Permanent Resident Status in the USA
Becoming a permanent resident of the USA through getting a Green Card has plenty of benefits. But, it also comes with responsibilities, particularly ones related to following US law.
Along with standard US laws, there are various ones applicable to lawful permanent residents (LPRs), also known as Green Card Holders. To remain a permanent resident of the USA, you must follow these. Let’s cover the biggest ones, so you know what to look for.
Crimes Affecting Permanent Resident Status
As you may already know, US laws are divided into federal and state. Federal laws apply nationwide, whereas state laws are applicable in that one state. This means there are federal and state crimes.
A permanent resident in the USA can be deported for committing both federal and state crimes, although slightly more leeway may be offered for lesser state crimes.
Similarly, American law uses the term “misdemeanor” to refer to some crimes. All this means is that the maximum prison sentence is less than one year. A permanent resident can still be deported for committing one of these crimes.
There’s quite a long list of crimes that can lead to deportation for non-citizens. They’re listed in the Immigration and Nationality Act, but the highlights include:
Aggravated felonies (murder, assault, sex crimes, etc.)
Drug offenses (other than minor possession)
Firearms offenses (buying and selling illegal weapons)
Treason or sedition
Finally, there’s the category of “crimes involving moral turpitude”. Don’t worry if you don’t know what this means; there isn’t a clear definition. Generally, they’re considered crimes that shock the public, which covers pretty much everything listed above.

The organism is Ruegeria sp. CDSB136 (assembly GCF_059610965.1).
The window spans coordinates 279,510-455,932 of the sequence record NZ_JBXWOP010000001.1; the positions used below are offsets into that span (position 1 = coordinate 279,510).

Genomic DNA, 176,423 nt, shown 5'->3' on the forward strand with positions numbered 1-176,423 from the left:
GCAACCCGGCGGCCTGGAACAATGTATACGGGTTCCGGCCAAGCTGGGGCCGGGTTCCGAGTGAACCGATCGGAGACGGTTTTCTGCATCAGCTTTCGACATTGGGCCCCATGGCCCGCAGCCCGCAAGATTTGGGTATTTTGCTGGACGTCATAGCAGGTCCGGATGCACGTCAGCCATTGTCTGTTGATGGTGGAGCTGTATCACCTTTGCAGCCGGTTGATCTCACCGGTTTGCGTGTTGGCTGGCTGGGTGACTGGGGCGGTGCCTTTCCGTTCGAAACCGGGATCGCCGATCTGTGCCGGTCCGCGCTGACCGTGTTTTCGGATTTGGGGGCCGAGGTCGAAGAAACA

The biggest thing for a permanent resident in the USA is that a crime of moral turpitude can be decided at the discretion of a judge. As such, it doesn’t need to appear on the list of misdemeanors or felonies. The easiest way to avoid a crime of moral turpitude is to just not break the law.
Of course, drug possession is becoming an increasingly difficult one to understand because more and more US states are legalizing marijuana possession and use.
Again, the easiest thing to do might be to just avoid it altogether, or to speak to an immigration attorney in your state, so you can confirm the specific rules. Also, remember that this is the only drug undergoing legalization, so stay away from everything else!
Fraud for a Permanent Resident Status in the USA
Fraud can be a big issue for LPRs in America. By this, we don’t mean “normal” fraud such as tax evasion, we mean types of fraud specifically relating to being a Green Card holder.
For example, marriage fraud is a surprisingly common crime committed by LPRs. The concept is simple: a US citizen marries an immigrant so they have faster access to a Green Card. If the marriage is annulled or breaks down within 2 years, USCIS and the Feds might be interested.
Additionally, if an LPR fails to report a change of address to immigration authorities within ten days of moving, this is also considered a violation and could cause you to face deportation and lose your Permanent Resident Status.
Although it may appear to be a small matter, the immigration authorities take failing to report a new address very seriously since it symbolizes an attempt to hide your whereabouts. As part of the immigration law, an LPR’s Green Card must be kept up to date at all times.